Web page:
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Archaeology

New glyphs found in the Peruvian desert

Glyphs depicting a two-headed serpent (left) and a bird

Dean Mouhtaropoulos / Getty Details Yamagata University and IBM

Archaeologists from Japan have identified 143 new drawings—or geoglyphs—of animals, plants, and people in the Nazca desert, near the coast of Peru. Field work and three-dimensional image analysis by a team led by Masato Sakai, professor of cultural anthropology at Yamagata University in Japan, led to the discovery of 142 new geoglyphs. A four-meter-high, two-meter-wide image of a humanoid was identified using artificial intelligence developed by IBM, which is capable of processing a huge number of high-resolution aerial images. Recognized as a World Heritage Site by UNESCO in 1994, the so-called Lines and Geoglyphs of Nazca and Pampas de Jumana are spread over an area of approximately 450 square kilometers, depicting imaginary beings, animals, and hundreds of other large geometric figures—one of them, 135 meters long, depicts a monkey. Estimated at between 2,500 and 2,200 years old, they are thought to have been used in rituals by pre-Inca peoples. As well as studying the region since 2004, Sakai’s team has endeavored to preserve the archaeological site, which is under threat due to urban and agricultural expansion. Last year, a truck on the Pan-American Highway veered off the road and left tire tracks on three geoglyphs. In 2009, heavy rains flowing off the highway damaged three fingers of a hand-shaped glyph (Yamagata News, November 15; Smithsonian.com, November 21).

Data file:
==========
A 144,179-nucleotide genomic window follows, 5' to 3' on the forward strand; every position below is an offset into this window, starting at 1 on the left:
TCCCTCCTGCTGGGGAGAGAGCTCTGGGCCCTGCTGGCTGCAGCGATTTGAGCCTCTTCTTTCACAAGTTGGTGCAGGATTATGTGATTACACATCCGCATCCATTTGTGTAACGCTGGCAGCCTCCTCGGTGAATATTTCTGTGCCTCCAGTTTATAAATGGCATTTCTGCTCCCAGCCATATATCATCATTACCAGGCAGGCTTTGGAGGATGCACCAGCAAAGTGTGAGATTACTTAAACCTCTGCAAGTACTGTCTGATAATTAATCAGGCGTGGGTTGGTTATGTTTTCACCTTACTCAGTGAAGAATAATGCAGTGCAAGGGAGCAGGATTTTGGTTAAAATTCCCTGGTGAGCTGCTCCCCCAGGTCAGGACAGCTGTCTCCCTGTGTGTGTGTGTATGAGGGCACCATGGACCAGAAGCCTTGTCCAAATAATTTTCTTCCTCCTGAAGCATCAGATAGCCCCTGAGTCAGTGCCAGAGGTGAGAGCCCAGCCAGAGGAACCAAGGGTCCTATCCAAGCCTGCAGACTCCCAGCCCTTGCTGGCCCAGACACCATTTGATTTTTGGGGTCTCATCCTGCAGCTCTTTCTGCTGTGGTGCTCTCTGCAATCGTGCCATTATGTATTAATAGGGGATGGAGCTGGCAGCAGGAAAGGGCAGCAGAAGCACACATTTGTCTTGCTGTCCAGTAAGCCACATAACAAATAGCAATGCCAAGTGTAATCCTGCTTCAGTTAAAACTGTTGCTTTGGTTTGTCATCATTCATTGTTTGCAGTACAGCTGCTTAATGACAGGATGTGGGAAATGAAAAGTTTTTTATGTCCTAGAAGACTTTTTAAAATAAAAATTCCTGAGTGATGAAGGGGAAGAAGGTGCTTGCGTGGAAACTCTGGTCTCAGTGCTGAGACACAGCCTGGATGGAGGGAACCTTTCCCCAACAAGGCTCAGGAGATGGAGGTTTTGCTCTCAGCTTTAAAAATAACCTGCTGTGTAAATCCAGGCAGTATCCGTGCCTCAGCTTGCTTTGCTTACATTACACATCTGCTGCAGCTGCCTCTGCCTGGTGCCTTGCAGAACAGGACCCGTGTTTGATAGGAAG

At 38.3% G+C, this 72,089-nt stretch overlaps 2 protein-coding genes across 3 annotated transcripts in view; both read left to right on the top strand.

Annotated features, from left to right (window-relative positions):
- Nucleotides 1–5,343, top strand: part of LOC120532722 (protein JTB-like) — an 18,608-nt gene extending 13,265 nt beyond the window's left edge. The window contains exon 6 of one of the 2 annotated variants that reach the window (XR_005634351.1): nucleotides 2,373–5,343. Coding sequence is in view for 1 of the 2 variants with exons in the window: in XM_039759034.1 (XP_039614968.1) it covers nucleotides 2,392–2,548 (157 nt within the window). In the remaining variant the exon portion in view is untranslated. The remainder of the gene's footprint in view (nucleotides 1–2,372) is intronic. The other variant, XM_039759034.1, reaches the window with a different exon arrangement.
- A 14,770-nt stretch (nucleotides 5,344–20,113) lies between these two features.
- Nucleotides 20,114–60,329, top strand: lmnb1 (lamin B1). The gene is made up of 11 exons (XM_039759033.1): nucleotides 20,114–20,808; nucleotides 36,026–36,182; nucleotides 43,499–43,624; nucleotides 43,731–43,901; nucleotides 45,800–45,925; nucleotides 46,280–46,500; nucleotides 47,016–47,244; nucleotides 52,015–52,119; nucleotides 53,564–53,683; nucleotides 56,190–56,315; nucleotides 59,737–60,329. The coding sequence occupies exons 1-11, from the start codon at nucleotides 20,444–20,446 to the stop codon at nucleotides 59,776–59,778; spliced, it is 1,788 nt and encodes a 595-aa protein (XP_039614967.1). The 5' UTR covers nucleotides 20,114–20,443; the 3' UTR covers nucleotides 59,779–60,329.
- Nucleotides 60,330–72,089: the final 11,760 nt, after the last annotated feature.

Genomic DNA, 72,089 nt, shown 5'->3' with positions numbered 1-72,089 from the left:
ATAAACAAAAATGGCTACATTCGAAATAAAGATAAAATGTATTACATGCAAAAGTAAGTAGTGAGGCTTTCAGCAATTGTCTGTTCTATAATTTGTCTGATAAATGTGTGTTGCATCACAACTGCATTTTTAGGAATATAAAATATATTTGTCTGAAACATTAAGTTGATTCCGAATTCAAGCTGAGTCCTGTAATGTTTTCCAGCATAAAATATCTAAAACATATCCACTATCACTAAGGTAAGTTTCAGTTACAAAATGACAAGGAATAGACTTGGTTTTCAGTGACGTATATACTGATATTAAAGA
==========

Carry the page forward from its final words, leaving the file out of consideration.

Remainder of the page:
Dean Mouhtaropoulos / Getty Details Yamagata University and IBM A humanoid image was identified by artificial intelligenceDean Mouhtaropoulos / Getty Details Yamagata University and IBM

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